Recreating the feel of the home they are leaving can ease the strain of moving to new accommodations. Offer assistance in unpacking and settling in by hanging pictures and arranging the furniture so that it has a warm and welcoming feel. Unpack boxes with bedding and bathroom items first, and prioritize these rooms so they are able to continue routines uninterrupted.
- Enlist close friends and family to help move them in. This will expedite the process of unpacking, organizing, removing boxes, and will make settling in easier for mom and dad.
- Or, arrange for a friend to entertain your loved one on moving day. While they’re out, unpack as much as possible to ensure that your loved one’s new space is ready when they return.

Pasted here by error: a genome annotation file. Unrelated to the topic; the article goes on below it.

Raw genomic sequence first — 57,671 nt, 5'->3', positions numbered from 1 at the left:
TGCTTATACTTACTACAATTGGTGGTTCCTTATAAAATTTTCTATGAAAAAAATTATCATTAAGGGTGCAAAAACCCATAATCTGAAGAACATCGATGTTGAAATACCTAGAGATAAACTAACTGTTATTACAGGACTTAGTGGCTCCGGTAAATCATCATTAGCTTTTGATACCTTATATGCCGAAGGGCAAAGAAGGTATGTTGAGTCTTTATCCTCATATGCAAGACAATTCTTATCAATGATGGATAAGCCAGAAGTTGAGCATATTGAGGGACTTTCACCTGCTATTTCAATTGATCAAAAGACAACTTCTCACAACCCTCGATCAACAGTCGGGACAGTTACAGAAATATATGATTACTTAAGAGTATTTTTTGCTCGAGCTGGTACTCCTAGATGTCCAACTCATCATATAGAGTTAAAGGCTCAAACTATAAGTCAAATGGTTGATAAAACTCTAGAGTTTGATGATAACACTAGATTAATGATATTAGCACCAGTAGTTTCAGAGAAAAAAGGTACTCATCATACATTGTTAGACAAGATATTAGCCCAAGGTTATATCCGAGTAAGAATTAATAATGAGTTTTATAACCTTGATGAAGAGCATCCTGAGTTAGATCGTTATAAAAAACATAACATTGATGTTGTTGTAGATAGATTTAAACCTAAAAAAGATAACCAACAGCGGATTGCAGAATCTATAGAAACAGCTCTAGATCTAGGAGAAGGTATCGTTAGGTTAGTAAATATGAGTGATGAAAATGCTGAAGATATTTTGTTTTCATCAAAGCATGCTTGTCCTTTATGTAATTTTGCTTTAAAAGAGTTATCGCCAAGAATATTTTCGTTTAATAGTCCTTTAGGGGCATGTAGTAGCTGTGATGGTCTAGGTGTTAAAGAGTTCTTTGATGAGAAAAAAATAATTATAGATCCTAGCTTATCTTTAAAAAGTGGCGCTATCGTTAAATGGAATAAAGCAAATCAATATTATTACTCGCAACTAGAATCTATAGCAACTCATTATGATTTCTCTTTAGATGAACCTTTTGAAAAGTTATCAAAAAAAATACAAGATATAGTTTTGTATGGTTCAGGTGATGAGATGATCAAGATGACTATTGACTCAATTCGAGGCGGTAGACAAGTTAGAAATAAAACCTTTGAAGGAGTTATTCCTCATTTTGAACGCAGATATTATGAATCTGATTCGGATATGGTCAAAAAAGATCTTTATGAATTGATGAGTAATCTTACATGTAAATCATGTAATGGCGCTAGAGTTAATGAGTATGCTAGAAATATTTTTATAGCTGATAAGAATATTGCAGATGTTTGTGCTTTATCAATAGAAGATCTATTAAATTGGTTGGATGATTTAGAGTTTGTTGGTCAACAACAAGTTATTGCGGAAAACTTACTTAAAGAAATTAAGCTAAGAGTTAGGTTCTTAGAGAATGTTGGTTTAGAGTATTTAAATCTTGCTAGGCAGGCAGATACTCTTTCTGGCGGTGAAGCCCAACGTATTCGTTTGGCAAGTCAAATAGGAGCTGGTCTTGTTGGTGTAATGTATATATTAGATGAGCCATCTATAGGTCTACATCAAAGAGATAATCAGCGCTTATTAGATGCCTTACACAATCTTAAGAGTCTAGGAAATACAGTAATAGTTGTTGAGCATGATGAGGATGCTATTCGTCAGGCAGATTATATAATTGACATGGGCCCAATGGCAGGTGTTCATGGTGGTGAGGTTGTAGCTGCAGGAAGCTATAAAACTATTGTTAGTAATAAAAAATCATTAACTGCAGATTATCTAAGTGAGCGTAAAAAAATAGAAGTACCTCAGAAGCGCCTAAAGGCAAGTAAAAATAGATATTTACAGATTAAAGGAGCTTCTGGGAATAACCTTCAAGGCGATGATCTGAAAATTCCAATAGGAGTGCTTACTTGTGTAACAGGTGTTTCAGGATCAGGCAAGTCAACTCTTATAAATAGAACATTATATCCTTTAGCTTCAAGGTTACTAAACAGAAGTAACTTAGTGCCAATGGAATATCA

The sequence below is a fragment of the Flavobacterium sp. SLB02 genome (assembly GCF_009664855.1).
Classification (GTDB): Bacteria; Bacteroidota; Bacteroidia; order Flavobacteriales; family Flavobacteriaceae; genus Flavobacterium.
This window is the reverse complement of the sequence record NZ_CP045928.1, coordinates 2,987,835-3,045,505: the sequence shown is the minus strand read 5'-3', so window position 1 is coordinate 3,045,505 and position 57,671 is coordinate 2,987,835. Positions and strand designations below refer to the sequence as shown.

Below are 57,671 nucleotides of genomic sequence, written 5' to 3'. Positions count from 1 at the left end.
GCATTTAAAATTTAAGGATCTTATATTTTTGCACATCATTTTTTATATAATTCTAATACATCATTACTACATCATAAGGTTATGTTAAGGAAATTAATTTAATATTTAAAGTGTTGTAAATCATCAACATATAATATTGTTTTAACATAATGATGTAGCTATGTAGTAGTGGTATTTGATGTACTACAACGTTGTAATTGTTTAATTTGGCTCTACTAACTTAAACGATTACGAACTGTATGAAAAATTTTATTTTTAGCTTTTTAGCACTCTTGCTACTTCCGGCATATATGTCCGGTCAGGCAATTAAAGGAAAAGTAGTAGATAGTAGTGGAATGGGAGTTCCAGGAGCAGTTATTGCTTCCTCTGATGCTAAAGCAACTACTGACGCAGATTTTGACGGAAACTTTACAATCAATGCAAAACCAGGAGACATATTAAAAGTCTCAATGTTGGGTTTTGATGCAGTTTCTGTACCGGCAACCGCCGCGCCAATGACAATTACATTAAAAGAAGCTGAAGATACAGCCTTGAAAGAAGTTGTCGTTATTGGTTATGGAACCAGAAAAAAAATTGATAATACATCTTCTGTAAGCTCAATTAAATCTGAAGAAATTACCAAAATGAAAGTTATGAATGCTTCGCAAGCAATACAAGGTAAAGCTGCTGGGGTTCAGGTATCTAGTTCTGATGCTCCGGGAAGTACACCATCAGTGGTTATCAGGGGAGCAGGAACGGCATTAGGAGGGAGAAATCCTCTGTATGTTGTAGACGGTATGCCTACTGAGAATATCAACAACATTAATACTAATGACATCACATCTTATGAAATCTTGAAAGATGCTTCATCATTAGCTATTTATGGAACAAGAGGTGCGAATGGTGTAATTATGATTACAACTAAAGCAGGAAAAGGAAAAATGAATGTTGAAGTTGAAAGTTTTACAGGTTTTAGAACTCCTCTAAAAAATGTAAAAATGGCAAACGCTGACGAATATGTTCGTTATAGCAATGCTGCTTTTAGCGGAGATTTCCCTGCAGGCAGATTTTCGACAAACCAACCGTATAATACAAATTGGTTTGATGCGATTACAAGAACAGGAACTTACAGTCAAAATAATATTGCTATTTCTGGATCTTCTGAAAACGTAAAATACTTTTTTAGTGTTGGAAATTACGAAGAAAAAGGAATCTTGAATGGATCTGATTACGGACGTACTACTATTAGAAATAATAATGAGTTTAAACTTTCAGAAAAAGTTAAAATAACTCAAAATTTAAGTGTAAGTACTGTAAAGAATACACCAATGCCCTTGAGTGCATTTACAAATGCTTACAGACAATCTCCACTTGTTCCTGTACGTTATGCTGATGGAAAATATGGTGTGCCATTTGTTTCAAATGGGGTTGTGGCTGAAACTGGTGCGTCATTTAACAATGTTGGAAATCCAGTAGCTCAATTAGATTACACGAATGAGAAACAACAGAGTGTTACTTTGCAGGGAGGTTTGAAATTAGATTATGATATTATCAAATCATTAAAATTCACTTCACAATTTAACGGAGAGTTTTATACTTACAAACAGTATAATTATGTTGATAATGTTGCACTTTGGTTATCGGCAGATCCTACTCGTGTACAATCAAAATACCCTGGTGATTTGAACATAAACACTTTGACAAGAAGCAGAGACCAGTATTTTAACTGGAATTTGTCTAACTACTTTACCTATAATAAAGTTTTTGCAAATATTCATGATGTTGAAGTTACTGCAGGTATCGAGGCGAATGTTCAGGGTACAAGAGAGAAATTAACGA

- Make sure the TV, Wi-Fi, and all utilities are up and running before the move.
- Fill the fridge with necessities and have dishware and utensils ready. This way, mom and dad do not have to worry about shopping and preparing meals immediately.
Wherever your parent(s) are moving to a smaller home, a retirement community, assisted living, or with an adult child, the hope is to make the transition as seamless as possible. Make the move manageable by breaking the process down into increments, being patient with your loved one(s), and being prepared will minimize stress for your parents and the family involved in the move.
Think positively! Once your loved one(s) are moved and settled in, they may feel downsizing at this point in their life was the best decision to have made.